Extra Crispy? California Solar Farm Killed 3,500 Birds

Matt Vespa
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Posted: Apr 26, 2015 8:30 PM
Extra Crispy? California Solar Farm Killed 3,500 Birds

Ivanpah is a $2.2 billion dollar solar energy project aimed at powering up to 140,000 homes for twice the electrical cost in California. It also killed 3,500 birds in the first year of its operation (the Desert Sun):

More than 3,500 birds died during the 377-megawatt Ivanpah solar project’s first year of operation, a new report estimates.

Bird deaths were known at the “power tower” project, which is located in San Bernardino County off Interstate 15 just southwest of the Nevada border. But how many was unclear. Even at the 3,504 estimate, the report considers the deaths a “minimal proportion of local, regional, or national populations” of birds.

Ivanpah, the world’s largest concentrated solar project, uses thousands of mirrors that direct sunlight at boilers on top of three 459-foot tall towers, heating a liquid to create steam used to run a turbine. Carlsbad-based NRG Energy operates the Ivanpah project, which it co-owns with Google and Oakland-based BrightSource Energy.

The U.S. Fish and Wildlife Service previously called Ivanpah — the world’s largest concentrated solar project — a “mega-trap” for birds and insects, although the exact number of deaths has been a subject of fiery debate.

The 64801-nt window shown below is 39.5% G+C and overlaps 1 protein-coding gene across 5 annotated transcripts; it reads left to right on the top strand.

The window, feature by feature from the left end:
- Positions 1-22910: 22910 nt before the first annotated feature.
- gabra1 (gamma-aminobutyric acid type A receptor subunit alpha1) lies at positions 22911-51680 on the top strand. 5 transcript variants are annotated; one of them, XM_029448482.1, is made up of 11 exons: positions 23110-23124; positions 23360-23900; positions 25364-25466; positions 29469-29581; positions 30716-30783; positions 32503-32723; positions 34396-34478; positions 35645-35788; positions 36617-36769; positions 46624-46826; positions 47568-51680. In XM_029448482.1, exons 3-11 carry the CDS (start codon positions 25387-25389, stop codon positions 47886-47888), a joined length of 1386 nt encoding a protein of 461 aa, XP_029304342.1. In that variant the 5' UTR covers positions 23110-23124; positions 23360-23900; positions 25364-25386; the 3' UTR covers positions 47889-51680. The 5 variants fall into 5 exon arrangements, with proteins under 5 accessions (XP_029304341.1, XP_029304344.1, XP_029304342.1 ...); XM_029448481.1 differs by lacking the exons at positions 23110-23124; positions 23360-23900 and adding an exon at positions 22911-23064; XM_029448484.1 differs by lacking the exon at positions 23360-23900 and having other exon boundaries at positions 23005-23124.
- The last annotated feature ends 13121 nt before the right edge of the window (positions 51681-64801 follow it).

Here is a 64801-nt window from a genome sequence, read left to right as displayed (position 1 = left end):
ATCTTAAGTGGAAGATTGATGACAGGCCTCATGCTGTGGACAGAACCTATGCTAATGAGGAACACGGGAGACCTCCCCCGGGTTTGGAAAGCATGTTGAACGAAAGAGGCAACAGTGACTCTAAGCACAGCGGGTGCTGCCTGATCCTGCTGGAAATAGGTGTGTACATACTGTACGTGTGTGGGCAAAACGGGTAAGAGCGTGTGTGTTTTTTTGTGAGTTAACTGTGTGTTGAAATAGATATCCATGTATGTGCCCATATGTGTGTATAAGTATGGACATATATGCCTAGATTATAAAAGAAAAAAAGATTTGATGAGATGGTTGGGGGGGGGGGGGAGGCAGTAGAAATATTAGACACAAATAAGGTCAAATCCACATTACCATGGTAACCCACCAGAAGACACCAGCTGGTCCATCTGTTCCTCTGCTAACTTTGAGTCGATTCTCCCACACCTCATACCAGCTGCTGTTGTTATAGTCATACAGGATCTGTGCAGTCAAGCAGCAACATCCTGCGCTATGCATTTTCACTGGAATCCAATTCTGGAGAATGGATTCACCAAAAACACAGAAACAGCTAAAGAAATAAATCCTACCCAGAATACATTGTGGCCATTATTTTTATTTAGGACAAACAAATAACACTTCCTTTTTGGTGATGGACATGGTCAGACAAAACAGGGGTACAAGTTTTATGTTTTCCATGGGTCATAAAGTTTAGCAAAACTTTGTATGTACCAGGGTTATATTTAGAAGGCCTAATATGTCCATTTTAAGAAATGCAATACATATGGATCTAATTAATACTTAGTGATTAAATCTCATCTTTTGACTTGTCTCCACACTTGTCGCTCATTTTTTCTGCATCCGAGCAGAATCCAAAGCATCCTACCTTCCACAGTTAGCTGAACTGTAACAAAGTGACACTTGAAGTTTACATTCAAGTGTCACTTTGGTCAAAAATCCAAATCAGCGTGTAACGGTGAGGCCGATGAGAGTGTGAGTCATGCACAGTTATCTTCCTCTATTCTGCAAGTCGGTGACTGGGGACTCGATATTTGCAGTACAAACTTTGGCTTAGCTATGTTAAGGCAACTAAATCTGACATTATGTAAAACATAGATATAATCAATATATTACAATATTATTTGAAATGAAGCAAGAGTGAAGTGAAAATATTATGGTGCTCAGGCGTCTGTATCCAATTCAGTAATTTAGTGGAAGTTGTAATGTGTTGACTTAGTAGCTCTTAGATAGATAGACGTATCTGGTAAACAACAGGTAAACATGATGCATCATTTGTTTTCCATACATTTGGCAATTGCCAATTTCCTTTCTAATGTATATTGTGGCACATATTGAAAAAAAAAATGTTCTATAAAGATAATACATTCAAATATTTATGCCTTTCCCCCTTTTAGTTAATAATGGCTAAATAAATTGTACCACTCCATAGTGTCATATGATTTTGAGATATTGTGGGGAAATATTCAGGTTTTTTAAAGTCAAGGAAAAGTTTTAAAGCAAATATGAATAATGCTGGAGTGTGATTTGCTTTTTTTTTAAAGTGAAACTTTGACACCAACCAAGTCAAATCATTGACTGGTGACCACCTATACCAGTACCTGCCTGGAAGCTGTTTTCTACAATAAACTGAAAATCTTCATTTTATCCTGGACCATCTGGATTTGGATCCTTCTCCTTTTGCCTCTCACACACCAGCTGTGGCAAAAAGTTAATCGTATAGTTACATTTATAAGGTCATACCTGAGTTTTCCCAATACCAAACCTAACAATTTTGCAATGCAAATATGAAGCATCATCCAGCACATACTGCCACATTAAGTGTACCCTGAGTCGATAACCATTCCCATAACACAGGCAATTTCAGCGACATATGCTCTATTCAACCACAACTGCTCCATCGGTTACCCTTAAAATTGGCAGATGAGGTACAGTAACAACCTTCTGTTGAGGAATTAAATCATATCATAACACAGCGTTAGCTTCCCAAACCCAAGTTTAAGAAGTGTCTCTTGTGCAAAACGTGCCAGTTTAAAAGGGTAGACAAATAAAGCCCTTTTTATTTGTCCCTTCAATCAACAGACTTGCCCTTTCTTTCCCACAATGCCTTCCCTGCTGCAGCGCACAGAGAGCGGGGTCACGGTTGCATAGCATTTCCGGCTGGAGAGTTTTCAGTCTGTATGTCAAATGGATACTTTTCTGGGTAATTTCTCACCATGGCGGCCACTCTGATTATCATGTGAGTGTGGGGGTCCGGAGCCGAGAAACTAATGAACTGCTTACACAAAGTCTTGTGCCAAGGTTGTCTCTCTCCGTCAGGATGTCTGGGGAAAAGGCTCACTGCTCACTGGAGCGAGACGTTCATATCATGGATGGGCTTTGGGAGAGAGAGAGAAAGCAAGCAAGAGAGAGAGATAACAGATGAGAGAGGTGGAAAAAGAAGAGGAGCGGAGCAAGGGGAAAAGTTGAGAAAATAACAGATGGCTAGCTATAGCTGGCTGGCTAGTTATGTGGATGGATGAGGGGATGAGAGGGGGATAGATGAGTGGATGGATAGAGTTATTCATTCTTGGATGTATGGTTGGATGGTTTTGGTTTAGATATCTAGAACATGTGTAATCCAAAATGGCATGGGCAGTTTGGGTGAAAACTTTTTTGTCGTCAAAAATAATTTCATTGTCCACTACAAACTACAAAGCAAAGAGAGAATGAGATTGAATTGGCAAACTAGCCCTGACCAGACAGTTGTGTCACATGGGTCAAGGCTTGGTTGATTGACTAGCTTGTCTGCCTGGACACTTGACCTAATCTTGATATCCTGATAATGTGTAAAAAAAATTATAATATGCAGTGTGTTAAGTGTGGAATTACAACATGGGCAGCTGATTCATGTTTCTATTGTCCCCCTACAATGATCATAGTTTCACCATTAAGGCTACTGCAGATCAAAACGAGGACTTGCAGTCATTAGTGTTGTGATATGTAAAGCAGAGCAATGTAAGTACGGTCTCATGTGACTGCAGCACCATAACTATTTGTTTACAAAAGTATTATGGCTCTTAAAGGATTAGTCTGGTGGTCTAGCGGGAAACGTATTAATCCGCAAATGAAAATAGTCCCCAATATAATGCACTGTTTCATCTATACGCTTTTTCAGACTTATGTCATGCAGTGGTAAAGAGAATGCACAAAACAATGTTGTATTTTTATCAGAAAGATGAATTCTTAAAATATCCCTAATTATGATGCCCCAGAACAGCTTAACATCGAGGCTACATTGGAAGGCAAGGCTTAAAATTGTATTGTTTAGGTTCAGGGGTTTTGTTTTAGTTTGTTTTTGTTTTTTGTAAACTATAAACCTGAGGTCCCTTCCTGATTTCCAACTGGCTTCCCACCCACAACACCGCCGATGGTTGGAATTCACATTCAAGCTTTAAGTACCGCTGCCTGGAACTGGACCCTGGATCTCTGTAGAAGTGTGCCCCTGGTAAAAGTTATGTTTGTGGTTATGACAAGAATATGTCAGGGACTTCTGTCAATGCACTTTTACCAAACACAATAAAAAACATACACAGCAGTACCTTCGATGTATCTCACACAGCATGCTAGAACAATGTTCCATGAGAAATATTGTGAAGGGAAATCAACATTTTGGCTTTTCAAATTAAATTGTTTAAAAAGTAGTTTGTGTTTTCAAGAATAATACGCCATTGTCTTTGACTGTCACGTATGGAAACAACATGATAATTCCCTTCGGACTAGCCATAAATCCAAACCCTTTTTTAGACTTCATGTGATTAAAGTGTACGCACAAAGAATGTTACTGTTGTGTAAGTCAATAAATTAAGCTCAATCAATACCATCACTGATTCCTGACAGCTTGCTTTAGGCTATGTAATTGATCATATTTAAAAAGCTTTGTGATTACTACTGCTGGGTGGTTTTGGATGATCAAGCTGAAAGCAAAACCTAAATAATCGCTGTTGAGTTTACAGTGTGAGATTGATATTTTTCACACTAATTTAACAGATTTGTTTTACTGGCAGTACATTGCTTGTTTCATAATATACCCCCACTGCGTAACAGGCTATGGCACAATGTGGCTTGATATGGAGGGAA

An executive with Abengoa–one of the project’s developers–said the bid death problem is “solvable.”

Birds are killed when they fly through the towers, which can reach 1,000 degrees Fahrenheit, according to a Wall Street Journal article published in February of 2014. At the time, the publication noted that regulators knew some birds would die, but didn’t expect the dozens of avian deaths during the project’s construction and testing phase. They’re reaching the conclusion of their two-year study on the solar farm’s effects on birds.

Nevertheless, this isn’t an isolated incident. A solar panel farm in Nevada was frying birds flying through the facility. In one test, engineers and biologists noticed trails of smoke emanating from burning birds.